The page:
What Are the Characteristics of Marketing Channels?
Marketing channels, more commonly referred to as distribution channels, are networks of companies that move products from initial production through sale to the final customer. A traditional marketing channel includes a manufacturer that makes products, distributor that carries them to market and retailers that buy and hold inventory for consumers to purchase.
The distribution process is marked by transportation. Each time a hard good is sold to another trade buyer, it must be physically moved. Trucks, boats, planes and trains often are used in the transportation process. For large marketing channels, the ability to move products efficiently is critical to maintaining low operation costs and providing optimal profit margins.
As goods move through the marketing channel, they typically are held in distribution centers for indefinite periods of time. Manufacturers commonly have warehouses to store products once produced. When a wholesaler orders inventory, it is shipped to its distribution center. In some cases, retailers maintain their own distribution centers, so products may be moved directly there from the wholesaler. Even when products arrive at a retail location, they often go into a storage area prior to reaching the sales floor.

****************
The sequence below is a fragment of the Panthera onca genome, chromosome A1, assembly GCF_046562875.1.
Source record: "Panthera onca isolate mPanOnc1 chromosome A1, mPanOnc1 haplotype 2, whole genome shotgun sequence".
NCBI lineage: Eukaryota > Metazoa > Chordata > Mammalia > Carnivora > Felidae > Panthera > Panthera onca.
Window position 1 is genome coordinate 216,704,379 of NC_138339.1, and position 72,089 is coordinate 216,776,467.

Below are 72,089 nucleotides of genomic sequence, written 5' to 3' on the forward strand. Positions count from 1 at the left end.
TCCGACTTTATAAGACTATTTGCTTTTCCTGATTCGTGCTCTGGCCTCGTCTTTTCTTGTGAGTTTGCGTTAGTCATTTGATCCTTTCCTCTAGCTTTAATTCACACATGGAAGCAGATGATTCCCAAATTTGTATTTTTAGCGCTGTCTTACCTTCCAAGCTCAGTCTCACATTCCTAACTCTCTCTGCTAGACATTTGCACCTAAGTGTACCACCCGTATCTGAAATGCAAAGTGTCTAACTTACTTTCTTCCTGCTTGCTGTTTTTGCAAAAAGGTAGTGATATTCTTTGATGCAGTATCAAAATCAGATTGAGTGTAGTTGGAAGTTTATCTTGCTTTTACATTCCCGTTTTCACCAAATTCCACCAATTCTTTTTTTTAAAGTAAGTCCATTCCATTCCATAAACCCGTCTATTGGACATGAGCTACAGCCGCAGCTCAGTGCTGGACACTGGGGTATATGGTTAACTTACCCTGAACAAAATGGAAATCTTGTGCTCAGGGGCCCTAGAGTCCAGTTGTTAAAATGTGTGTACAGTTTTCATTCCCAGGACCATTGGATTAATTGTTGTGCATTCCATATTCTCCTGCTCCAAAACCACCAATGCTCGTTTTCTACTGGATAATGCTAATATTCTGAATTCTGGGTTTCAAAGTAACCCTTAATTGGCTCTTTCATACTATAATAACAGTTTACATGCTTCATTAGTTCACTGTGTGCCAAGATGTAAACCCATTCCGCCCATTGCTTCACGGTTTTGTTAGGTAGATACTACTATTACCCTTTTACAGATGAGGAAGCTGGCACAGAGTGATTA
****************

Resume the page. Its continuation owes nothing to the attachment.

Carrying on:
Inventory is the value of the physical goods owned by a company. As products move from one trade channel member to another, physical inventory exchanges hands. As manufacturers sell goods to distributors or retailers, they can remove inventory from their stock and accounting records while recording revenue. Wholesalers hold inventory until retailers purchase it. Retailers then maintain thresholds of inventory that meet customer demand. Maintaining efficient inventory management to reduce costs and avoid waste is an important operational process.
Supply chain management is a concept that evolved from logistics. It involves the collaborative efforts of marketing channel members to deliver the best value to the end customer. It includes logistics management, which is coordination of the flow of information as well as goods in a supply chain. Manufacturers, distributors and retailers often sync their computers to automate inventory replenishment and to send electronic invoices and information to buyers and sellers.